Santana Hamond’s mother waits anxiously for the test results for her son. The test will show how her child hears certain sounds, a critical indicator of whether he will have difficulty learning to read. Her boy didn’t sit for testing or answer questions from a researcher. Her baby is less than a day old.
In Louisville, Kentucky, doctors Dennis and Victoria Molfese are studying the ability of infants to distinguish sound. “The discrimination of speech sounds is really independent of the child’s ability to hear,” says Dr. Dennis Molfese in the film. “The problem is their ability to not just hear, but then to discriminate between the different sounds.”
The researchers attach brain sensors to the baby’s head to measure neuron activity. The neuron activity is represented by lines on a graph known as brainwaves. If the brainwaves are identical when different sounds are played, the scientists know that the baby can’t differentiate between them. “We can predict, with about 80 percent accuracy from birth, if a child is going to be a good or a very poor reader by as late as eight years of age,” says Dr. Dennis Molfese.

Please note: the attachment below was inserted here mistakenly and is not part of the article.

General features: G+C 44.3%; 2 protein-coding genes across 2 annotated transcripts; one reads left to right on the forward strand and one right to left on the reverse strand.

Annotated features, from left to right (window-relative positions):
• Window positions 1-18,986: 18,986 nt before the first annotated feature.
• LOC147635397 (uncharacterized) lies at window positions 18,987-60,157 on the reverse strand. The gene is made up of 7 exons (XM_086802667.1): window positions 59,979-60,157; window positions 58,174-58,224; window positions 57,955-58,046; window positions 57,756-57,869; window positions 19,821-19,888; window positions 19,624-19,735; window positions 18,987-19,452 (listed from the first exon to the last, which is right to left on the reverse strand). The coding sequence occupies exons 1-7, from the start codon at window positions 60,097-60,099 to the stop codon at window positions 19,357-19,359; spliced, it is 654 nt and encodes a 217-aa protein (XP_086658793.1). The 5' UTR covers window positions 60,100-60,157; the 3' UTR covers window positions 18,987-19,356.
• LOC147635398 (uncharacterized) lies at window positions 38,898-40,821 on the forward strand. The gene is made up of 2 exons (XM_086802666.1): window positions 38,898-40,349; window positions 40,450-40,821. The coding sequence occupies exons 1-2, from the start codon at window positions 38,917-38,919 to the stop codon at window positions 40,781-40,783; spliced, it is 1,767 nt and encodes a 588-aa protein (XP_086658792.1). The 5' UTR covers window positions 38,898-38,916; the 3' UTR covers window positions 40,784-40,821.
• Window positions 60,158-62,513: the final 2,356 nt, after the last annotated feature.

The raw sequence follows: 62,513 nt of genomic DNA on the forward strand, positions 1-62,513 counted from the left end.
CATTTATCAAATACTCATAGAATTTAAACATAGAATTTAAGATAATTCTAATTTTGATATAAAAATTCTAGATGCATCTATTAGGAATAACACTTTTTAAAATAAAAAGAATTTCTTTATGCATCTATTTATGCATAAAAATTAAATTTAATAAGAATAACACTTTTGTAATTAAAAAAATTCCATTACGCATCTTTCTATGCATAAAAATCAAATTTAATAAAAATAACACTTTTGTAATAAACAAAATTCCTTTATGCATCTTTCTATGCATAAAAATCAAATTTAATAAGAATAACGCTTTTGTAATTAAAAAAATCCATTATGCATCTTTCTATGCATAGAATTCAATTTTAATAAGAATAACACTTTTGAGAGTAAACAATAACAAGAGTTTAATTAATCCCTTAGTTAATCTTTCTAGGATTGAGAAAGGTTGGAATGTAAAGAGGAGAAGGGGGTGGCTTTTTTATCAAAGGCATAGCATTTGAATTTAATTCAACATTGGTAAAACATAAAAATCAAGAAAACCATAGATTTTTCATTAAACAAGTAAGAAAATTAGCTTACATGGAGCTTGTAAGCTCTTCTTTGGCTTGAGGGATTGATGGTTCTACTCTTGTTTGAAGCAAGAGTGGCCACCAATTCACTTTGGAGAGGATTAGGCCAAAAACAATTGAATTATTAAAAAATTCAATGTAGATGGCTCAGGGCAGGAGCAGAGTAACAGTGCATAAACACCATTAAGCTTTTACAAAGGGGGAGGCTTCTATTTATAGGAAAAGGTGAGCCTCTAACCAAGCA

The Molfeses are working on specific interventions to help children hone their sound discrimination skills. Until those strategies are finalized, they recommend a surprisingly simple tactic — teaching nursery rhymes. “All of that word play is important for developing and honing the skills in speech discrimination,” says Dr. Victoria Molfese in “Reading and the Brain.”
“Reading and the Brain” is a new 30-minute television show that will air on PBS stations across the country beginning in fall 2006 (check local listings or visit www.ReadingRockets.org to watch the show online).